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What’s the Story Behind the Hit Magnum P.I. Theme Song?
The Magnum P.I. theme song many have come to know and love wasn't the same title song used in the pilot of the original series in 1980 – but when it did debut later that season, it quickly became a fan-favorite.
The Magnum P.I. reboot has its own unique take on the crime-fighting private investigator Thomas Magnum — but key elements of the show including the Hawaiian shirts, red Ferrari, and instantly recognizable theme song continue to pay homage to the original series.
The Magnum, P.I. theme song from the 1980s is a regular on best tv theme song lists with its action-packed high-tempo beat, but many don’t realize the original theme they’ve come to know and love wasn’t always the series opener.
When Magnum P.I. premiered in 1980, starring a mustached Tom Selleck as the heroic private investigator, the title sequence of the show was a jazzy theme composed by Ian Freebairn-Smith, according to Art of the Title.
It was replaced mid-season by the theme song many know today. The new theme was created by the successful song writing duo Mike Post and Pete Carpenter and eventually became a Top 40 hit in 1982.
Post was in his 20s when he met a much older Carpenter — who was then in his 50s — at a golf tournament in 1968, and they formed what Post described in an interview with the Archive of American Television as “the best partnership this town has ever known.”
“We worked together 18 years, we wrote approximately 1800 hours of television together,” he said.
Despite their different backgrounds (Carpenter’s background was in the brass section, while Post’s expertise was in the rhythm section), the business partners worked seamlessly together.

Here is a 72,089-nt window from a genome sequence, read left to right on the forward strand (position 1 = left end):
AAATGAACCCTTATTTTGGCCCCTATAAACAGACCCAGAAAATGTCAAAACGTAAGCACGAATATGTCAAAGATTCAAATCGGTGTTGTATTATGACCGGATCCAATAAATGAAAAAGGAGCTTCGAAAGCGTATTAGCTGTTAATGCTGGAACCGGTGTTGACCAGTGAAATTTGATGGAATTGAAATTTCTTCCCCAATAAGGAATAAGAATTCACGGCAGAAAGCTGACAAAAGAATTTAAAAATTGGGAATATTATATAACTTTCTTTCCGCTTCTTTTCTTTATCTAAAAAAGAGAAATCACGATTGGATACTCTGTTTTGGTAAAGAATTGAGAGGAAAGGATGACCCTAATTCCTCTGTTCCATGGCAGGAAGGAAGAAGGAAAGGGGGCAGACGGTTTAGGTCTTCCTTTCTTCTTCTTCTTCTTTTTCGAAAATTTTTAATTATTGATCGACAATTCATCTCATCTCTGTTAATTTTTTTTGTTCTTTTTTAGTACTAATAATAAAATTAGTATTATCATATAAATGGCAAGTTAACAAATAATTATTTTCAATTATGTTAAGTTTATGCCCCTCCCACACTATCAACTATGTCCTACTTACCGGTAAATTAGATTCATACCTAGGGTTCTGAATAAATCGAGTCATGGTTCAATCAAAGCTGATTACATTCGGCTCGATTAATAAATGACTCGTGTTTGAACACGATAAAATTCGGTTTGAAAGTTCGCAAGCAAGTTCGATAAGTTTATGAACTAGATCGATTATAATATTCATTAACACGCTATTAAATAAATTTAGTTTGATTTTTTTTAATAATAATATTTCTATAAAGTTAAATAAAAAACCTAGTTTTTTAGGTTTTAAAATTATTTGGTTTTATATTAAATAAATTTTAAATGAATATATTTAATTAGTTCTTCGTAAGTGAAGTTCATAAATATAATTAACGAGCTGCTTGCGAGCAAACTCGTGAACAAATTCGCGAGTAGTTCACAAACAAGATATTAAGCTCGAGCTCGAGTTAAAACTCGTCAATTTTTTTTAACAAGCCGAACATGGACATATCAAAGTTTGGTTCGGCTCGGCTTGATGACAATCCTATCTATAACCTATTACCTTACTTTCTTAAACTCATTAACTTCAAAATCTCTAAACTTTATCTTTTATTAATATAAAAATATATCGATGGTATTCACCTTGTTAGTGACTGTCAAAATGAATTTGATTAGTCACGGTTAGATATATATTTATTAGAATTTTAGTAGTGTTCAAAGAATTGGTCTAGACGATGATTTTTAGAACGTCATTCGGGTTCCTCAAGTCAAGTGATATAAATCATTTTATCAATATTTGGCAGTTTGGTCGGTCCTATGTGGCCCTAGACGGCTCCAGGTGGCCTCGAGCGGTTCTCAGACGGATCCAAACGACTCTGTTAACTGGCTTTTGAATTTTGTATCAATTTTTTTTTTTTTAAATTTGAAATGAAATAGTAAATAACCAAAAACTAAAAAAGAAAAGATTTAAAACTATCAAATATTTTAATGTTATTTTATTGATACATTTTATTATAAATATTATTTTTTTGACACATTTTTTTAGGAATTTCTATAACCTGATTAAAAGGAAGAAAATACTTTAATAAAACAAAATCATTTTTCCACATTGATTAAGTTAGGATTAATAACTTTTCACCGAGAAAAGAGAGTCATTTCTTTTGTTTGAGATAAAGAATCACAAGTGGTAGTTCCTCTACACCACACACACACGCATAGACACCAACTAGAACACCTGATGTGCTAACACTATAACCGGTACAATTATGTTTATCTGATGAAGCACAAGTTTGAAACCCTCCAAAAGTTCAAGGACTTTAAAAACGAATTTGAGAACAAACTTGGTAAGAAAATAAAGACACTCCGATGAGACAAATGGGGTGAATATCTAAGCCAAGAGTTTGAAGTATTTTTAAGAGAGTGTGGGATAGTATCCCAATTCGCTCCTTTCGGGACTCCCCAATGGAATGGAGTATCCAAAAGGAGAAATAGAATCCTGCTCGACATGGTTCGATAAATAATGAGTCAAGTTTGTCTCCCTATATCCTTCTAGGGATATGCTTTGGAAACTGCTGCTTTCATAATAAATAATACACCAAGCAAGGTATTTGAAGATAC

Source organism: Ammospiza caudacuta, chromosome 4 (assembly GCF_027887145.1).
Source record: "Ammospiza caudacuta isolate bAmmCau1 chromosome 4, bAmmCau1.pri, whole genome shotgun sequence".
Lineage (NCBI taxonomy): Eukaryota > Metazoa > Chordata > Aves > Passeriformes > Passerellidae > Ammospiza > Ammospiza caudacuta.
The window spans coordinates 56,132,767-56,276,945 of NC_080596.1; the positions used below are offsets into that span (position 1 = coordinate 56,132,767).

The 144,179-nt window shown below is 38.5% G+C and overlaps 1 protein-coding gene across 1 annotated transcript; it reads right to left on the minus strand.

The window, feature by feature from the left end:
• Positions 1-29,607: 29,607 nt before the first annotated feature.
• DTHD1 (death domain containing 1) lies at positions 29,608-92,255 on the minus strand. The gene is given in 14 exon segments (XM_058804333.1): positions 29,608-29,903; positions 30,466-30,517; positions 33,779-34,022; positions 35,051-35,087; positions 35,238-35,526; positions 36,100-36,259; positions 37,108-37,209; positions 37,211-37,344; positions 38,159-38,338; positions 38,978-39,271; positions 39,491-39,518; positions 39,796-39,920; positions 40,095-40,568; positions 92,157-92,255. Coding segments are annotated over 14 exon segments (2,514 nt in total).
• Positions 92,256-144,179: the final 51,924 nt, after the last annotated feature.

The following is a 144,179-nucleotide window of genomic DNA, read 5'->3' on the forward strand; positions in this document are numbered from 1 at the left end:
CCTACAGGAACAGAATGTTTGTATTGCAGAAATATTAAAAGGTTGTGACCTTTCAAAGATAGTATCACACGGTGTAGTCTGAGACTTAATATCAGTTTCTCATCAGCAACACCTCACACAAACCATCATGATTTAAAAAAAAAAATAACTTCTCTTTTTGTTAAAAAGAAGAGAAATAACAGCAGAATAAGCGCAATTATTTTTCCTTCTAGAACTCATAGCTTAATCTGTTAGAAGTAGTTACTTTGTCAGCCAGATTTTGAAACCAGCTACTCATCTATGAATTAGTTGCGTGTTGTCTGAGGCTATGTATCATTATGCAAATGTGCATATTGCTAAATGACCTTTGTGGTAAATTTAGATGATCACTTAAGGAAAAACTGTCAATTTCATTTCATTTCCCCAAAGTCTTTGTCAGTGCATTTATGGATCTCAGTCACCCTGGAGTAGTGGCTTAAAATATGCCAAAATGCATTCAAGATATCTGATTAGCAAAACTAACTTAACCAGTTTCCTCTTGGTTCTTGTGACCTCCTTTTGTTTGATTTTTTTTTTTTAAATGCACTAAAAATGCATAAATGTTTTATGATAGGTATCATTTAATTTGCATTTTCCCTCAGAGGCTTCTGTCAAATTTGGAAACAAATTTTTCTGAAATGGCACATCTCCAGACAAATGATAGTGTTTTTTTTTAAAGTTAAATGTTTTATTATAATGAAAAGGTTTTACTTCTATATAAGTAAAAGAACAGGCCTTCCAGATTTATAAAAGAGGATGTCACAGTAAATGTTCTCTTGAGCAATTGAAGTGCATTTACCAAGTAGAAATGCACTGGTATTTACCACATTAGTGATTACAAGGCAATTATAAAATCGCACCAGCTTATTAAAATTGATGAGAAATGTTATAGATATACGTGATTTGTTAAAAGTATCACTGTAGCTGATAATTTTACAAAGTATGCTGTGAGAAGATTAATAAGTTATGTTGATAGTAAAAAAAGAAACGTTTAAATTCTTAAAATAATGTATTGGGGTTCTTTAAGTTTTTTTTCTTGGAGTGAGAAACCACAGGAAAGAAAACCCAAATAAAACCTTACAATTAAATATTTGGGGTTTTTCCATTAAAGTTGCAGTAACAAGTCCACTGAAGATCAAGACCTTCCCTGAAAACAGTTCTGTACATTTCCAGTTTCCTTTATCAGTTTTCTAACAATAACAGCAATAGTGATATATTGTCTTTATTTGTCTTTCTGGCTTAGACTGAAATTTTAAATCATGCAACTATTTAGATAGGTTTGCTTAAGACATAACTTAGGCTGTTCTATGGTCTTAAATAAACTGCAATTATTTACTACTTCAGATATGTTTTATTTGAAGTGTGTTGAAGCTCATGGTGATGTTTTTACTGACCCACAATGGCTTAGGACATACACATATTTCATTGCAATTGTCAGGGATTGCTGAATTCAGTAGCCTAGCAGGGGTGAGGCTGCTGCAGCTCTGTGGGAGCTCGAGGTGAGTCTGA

“I don’t know who wrote what. I never gave one s--t who wrote what, he never gave a damn who wrote what. At the end of it, we looked at each other and laughed,” Post said of the partnership. “We laughed all the way through it. We never had a contract, never had an unkind word between us, not one, not one argument.”
A good theme song, according to Post, “becomes a character” on its own and adds to the drama or comedy.
“It’s magic and I don’t even know how it happens,” he said of the song-writing process. “About half the time or three-quarters of the time, I’m a witness, you know, I’m just kind of standing there you know and the train comes by and it’s oh ok, we’re going to do that.”
The Magnum P.I. theme was “very easy to do” because of Post’s own connection to the show’s titular character.
“I had gone to grammar school, junior high and high school with Tom Selleck, been friends with him my whole life,” Post told the Archive of American Television.
That insider knowledge made it “easy to capture” the essence of the character, Post explained.
“It was right there,” he said. “I mean, he was just right there.”
After Carpenter’s death in 1987, Post went on to create music for Law & Order, Law & Order: Special Victims Unit, NYPD Blue, Doogie Howser, MD, The Commish, Silk Stalkings, Quantum Leap and more, painting the musical backdrop to American television.
Fast-forward more than 30 years and composers Brian Tyler and Keith Power needed to give the iconic ‘80s Magnum P.I. theme song a face lift for the reboot of the series, which stars Jay Hernandez as the crime-fighting private detective.
“I grew up on Magnum P.I., you know,” Tyler said in a video on TikTok from a Warner Brothers recording stage.
Tyler wanted to honor the original theme while creating something new for the next generation of fans.
“It’s not every day that you get to record an orchestra for a tv show, but on this, we — it was great, we had the backing of the studio, they said, ‘You know what, if you want to do orchestra and do it for real with strings and brass and make it even bigger, [OK].’ We used a bigger orchestra than even the original,” he said. “It has that really new sound of the drums and guitar with the classic sound of, you know, brass and strings. It’s kind of like a throwback, you know, a nod to the past, while doing something new.”
Tyler described the new version of the song as “very epic” and “action-packed.”
“It has a rock feel to it,” he said. “It’s that hard-driving rhythm section that just all came together.”